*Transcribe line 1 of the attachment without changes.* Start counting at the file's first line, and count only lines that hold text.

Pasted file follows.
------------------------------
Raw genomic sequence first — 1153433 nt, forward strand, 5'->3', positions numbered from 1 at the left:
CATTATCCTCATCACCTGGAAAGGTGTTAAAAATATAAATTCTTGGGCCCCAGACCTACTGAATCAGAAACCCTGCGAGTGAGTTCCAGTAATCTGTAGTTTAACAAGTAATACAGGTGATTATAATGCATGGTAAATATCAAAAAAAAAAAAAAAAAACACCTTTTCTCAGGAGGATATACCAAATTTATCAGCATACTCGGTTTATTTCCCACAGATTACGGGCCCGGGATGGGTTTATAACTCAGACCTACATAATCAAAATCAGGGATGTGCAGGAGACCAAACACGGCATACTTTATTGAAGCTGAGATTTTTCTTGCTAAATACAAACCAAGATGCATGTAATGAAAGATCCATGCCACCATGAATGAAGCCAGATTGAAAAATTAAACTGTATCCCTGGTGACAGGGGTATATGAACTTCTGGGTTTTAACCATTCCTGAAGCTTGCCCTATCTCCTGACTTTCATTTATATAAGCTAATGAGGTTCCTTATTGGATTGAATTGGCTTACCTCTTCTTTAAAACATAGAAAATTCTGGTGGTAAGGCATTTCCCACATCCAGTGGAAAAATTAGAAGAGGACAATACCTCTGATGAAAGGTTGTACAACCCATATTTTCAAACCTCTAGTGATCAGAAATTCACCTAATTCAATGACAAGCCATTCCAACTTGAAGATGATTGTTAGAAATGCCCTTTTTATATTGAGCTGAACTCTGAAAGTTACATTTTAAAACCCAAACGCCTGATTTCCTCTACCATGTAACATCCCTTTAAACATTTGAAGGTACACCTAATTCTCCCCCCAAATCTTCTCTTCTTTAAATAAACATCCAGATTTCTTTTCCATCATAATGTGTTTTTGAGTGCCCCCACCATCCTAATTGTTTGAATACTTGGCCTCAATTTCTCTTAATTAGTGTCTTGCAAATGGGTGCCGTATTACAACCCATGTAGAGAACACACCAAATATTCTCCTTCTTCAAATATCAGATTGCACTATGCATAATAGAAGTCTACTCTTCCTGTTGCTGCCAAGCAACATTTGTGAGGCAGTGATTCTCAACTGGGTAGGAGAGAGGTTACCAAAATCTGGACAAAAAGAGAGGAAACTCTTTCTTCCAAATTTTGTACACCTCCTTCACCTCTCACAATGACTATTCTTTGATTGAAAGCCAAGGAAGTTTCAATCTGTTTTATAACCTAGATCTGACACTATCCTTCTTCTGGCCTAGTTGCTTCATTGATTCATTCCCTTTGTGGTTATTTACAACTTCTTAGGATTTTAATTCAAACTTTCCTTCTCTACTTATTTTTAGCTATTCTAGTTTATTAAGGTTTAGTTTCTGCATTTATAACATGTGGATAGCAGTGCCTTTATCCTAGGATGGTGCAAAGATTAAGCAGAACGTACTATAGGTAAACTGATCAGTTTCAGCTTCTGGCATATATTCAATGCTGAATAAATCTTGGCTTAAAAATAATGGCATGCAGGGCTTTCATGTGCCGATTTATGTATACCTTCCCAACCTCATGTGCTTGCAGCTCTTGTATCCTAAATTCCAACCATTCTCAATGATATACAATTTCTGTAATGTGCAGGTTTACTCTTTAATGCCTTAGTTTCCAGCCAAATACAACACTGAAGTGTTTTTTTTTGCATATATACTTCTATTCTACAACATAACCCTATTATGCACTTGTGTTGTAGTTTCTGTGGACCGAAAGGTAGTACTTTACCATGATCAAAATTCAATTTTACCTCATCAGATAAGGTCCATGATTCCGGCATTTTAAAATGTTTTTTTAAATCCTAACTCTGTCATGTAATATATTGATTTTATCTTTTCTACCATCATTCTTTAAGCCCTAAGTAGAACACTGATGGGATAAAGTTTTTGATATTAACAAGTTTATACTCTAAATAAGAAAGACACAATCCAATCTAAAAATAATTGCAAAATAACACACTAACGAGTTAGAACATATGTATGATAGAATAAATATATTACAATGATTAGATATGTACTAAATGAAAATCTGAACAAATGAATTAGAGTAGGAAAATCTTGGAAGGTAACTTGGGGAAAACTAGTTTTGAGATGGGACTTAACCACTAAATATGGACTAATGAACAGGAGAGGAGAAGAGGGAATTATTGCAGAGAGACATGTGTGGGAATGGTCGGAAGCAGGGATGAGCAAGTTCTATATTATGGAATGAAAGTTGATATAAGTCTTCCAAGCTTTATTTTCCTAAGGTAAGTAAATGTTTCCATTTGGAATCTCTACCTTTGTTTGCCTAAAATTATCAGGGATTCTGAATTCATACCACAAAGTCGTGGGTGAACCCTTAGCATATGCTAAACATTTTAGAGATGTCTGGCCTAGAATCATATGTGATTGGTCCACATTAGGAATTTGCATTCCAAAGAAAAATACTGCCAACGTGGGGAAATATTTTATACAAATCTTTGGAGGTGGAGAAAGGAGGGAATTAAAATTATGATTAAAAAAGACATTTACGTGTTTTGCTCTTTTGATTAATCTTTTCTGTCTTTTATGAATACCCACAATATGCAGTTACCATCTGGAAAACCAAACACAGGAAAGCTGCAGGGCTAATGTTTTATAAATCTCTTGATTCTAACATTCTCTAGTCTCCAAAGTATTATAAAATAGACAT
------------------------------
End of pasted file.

Raw genomic sequence first — 1153433 nt, forward strand, 5'->3', positions numbered from 1 at the left: